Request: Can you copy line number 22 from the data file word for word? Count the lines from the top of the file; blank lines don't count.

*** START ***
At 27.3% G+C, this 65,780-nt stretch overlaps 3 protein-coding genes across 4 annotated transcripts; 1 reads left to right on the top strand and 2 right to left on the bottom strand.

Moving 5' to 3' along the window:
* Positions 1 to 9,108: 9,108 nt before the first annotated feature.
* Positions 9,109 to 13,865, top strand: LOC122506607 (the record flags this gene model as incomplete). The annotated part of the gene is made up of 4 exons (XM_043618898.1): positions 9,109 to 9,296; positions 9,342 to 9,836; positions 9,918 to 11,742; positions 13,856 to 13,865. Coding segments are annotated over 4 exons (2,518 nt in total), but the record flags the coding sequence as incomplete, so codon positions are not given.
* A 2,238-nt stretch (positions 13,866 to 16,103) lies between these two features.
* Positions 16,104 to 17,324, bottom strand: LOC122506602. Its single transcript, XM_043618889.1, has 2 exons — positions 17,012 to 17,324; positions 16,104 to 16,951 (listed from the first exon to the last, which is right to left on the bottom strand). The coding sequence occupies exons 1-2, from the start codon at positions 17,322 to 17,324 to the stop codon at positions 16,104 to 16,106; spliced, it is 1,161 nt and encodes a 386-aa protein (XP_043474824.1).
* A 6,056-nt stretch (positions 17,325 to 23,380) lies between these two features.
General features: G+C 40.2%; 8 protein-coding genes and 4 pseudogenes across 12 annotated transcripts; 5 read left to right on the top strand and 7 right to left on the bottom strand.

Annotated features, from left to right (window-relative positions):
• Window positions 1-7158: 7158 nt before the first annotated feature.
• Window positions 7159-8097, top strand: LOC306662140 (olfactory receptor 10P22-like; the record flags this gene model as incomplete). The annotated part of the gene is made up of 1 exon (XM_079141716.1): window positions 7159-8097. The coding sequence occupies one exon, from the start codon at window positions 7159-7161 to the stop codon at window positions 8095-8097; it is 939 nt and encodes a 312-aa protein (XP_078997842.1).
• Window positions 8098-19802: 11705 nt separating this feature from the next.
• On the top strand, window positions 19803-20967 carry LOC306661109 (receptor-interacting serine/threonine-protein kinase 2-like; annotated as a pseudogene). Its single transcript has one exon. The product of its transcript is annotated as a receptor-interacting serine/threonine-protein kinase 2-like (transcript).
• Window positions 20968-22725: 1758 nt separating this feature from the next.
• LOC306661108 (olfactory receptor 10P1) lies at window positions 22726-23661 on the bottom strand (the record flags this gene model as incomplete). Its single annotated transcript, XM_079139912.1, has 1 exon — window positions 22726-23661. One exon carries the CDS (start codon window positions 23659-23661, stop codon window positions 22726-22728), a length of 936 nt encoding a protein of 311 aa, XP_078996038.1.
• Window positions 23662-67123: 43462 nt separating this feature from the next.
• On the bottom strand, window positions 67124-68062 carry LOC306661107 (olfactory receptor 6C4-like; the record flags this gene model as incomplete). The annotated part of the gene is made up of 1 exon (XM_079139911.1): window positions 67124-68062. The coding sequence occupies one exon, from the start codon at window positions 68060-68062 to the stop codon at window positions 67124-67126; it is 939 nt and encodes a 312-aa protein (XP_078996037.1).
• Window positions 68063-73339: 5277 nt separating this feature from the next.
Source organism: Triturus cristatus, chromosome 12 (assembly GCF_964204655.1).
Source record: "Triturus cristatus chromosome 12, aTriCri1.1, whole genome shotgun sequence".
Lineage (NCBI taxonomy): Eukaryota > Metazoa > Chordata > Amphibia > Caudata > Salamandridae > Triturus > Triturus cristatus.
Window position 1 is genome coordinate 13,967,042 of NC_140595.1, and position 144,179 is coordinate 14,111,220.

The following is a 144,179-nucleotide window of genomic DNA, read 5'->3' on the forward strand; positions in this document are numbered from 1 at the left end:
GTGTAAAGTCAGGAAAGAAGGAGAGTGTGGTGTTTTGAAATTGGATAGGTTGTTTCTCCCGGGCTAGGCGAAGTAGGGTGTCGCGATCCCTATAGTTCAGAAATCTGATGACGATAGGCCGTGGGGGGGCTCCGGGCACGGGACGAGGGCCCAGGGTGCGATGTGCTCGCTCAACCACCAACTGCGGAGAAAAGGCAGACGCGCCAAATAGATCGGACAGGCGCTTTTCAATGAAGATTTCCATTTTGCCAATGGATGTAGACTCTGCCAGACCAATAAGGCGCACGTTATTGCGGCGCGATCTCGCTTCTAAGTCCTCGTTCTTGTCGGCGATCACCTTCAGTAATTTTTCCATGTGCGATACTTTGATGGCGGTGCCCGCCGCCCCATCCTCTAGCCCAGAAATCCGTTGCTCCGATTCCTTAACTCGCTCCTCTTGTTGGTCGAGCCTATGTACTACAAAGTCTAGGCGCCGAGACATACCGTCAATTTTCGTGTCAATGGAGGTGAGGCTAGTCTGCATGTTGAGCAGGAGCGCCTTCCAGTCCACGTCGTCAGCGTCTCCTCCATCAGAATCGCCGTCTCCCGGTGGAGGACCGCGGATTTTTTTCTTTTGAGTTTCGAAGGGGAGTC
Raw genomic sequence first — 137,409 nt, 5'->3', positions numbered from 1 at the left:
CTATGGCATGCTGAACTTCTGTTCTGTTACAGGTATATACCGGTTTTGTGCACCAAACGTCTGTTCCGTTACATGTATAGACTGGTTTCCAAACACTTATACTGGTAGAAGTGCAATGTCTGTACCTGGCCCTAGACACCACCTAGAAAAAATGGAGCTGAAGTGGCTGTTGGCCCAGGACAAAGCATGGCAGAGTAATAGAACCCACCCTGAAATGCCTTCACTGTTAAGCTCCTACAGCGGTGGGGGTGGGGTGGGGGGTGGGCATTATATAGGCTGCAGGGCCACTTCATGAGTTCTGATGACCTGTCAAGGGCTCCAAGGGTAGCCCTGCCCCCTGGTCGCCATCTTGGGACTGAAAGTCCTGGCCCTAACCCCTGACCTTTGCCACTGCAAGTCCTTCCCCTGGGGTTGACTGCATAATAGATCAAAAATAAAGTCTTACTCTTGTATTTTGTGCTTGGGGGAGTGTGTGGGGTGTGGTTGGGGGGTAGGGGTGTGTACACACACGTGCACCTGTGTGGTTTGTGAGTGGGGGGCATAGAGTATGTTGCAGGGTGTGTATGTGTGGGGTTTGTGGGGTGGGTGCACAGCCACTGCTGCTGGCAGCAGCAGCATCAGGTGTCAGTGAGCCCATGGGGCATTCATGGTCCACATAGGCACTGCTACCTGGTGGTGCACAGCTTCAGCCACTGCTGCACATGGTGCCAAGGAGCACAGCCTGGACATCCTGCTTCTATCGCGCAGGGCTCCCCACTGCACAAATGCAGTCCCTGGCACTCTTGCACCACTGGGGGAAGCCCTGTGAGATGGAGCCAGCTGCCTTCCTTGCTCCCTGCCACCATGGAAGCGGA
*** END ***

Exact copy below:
Window position 1 is genome coordinate 13,967,042 of NC_140595.1, and position 144,179 is coordinate 14,111,220.